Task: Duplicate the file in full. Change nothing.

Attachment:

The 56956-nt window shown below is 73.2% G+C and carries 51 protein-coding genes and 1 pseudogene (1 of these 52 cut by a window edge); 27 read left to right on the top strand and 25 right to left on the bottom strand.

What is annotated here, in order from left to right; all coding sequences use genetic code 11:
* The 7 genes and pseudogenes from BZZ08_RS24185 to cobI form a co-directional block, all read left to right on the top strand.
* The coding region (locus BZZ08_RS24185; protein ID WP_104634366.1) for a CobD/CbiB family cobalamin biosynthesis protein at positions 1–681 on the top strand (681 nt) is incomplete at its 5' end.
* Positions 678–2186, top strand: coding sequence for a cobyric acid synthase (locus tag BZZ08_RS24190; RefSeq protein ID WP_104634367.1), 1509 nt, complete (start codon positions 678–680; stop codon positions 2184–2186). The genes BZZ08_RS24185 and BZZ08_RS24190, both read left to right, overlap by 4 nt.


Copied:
The 56956-nt window shown below is 73.2% G+C and carries 51 protein-coding genes and 1 pseudogene (1 of these 52 cut by a window edge); 27 read left to right on the top strand and 25 right to left on the bottom strand.

What is annotated here, in order from left to right; all coding sequences use genetic code 11:
* The 7 genes and pseudogenes from BZZ08_RS24185 to cobI form a co-directional block, all read left to right on the top strand.
* The coding region (locus BZZ08_RS24185; protein ID WP_104634366.1) for a CobD/CbiB family cobalamin biosynthesis protein at positions 1–681 on the top strand (681 nt) is incomplete at its 5' end.
* Positions 678–2186, top strand: coding sequence for a cobyric acid synthase (locus tag BZZ08_RS24190; RefSeq protein ID WP_104634367.1), 1509 nt, complete (start codon positions 678–680; stop codon positions 2184–2186). The genes BZZ08_RS24185 and BZZ08_RS24190, both read left to right, overlap by 4 nt.